There were a few words on some January releases in the previous edition of The Pulse. But now – what with writing this in February – let’s take a look at a few we missed, including from Eminem, the Drive-By Truckers, and more.
From the opener Premonition, to the Alfred outro, the 11th studio album from the American rapper takes inspiration from Hitchcock horror, and a lot of the themes contained in those movies too, including death, murder, solace, and loneliness.
There are too many killer lines here to note, but standout tracks include the fast-rapping Godzilla, the hateful, vengeful Stepdad, and Darkness (the latter which is a sombre protest song, completely blown out of proportion over what is, to be frank, a rather forgettable lyric).
If I had one complaint, it is that a lot of the songs here follow a rather predictable formula. Basslines become similar, drum beats adhere to a certain pattern, and the album does become a little long in the tooth. Still, as a very late-to-the-game Eminem fan, I’m pleased with this offering. Solid effort.
There seems to be a split among Drive-By Truckers fans. One side loves the older days of The Dirty South and the Isbell-tinged era, while hating the political aspects of their latest releases; the other believes DBT have become a vital protest rock band in a world consumed by craziness.
It’s a narrative that is, ultimately, stupid. Why can’t one simply enjoy all that DBT do? Why is there preference of one era over another? And, more to the point: even from the early days, how the hell did you not detect the political messages in all DBT songs?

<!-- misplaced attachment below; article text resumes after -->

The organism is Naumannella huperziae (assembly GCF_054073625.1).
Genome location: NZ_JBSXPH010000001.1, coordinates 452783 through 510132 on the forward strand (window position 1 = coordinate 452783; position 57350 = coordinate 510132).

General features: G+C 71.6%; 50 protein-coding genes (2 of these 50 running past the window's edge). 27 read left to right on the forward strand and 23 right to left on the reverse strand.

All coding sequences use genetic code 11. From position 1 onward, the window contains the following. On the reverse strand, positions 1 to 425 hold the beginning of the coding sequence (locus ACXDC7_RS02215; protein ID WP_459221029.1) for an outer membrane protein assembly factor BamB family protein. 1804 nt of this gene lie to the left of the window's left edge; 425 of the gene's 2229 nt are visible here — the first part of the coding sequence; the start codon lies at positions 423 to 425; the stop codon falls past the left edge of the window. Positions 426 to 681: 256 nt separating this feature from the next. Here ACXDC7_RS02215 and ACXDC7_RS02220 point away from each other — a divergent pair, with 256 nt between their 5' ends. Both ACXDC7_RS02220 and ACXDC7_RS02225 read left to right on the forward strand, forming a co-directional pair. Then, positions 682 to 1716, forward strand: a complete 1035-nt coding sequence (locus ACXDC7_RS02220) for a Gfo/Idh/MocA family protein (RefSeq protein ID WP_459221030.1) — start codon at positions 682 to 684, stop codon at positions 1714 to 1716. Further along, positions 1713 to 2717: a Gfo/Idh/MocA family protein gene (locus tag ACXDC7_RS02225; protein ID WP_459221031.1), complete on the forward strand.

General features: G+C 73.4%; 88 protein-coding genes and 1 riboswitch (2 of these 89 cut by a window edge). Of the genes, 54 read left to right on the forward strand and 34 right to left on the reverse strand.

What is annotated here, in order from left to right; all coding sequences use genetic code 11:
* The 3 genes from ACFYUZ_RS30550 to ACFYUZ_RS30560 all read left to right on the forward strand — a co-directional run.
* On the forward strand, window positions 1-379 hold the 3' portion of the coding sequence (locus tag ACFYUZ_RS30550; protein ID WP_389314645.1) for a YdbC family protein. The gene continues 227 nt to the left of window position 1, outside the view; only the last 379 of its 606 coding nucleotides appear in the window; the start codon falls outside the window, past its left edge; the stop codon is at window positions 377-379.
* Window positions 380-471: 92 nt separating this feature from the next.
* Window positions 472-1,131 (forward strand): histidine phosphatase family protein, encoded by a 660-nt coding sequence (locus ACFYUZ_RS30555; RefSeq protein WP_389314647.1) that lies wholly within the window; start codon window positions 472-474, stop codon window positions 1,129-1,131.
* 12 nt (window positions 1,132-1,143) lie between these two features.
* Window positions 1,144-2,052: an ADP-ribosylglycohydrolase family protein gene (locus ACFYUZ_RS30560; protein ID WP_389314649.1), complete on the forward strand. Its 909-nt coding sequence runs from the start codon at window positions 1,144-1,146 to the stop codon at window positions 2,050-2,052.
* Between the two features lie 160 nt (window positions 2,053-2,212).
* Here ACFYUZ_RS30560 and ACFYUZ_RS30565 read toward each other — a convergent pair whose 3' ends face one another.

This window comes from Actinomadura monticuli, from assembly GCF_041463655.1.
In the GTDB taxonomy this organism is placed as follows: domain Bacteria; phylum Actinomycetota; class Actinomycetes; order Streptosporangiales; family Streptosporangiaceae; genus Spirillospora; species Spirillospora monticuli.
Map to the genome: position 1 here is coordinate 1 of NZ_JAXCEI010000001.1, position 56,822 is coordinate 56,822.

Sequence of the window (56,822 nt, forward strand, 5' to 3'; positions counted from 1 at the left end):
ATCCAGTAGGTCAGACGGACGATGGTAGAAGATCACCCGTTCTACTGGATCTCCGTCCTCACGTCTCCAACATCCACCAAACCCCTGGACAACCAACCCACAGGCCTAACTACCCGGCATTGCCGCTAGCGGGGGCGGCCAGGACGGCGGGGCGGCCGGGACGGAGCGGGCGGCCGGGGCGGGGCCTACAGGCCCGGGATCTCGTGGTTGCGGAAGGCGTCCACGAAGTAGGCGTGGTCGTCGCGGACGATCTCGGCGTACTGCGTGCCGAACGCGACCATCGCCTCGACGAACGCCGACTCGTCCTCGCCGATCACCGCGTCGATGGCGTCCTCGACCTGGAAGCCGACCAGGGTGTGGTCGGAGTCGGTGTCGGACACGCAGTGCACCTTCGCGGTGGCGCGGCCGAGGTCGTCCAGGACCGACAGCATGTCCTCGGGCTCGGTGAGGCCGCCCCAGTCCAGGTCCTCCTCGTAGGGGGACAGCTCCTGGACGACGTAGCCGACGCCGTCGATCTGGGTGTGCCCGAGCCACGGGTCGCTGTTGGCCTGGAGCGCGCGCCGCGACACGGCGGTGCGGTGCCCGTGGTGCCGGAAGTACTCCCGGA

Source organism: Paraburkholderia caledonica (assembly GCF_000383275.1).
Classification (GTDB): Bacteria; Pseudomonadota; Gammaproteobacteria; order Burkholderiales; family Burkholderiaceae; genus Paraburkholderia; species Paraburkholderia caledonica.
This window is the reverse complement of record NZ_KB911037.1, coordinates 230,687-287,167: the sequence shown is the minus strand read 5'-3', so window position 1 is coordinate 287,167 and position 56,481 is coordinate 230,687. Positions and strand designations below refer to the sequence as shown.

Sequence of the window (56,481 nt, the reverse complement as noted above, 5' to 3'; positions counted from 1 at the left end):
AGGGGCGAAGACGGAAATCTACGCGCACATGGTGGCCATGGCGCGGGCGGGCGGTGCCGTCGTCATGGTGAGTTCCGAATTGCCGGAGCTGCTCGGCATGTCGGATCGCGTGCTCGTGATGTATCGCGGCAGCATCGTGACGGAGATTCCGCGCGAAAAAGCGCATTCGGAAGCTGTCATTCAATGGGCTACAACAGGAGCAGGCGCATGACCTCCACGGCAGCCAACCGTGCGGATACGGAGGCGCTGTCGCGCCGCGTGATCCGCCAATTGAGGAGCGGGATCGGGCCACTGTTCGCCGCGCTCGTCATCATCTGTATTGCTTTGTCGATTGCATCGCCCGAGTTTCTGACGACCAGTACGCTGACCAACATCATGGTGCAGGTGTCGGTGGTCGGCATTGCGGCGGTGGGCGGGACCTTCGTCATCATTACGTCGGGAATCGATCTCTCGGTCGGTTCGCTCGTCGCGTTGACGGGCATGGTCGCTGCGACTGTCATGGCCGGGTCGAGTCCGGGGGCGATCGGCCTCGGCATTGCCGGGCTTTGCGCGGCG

Yes, The Unraveling continues the protest-rock movement kicked off by the superb American Band. And that’s not bad thing.
The Unraveling is the most politically-charged release from the band, tackling topics of white supremacy, the NRA, opioids, the border, and just how damn terrible Trump’s America is for everyone.
It’s an album of outrage, of anger, of disappointment, but it’s rarely preachy or dull. It doesn’t reach my personal highs of Let There Be Rock, A Ghost To Most, or Never Gonna Change. But then again, it’s not supposed to be. It’s an outlet DBT, and the audience, desperately need in an era defined by political polarity, outrage, and utter nonsense. A solid album.
Returning from a long hiatus, Bombay Bicycle Club return with a Everything Else Has Gone Wrong – a slick, breezy, enveloping album tackling issues of angst, being forgotten by society, and the absolute shitshow we all find ourselves in today.
From the brilliantly wry, sardonic title track, to the swirling synths of Get Up, this might be the album that has gotten me into Bombay Bicycle Club. I’ve never really been a fan of them, and so to say that about Everything Else Has Gone Wrong is a massive compliment. Parts LCD Soundsystem, parts MGMT, parts The Smiths, I can’t wait to get this album on vinyl and turn it up loud.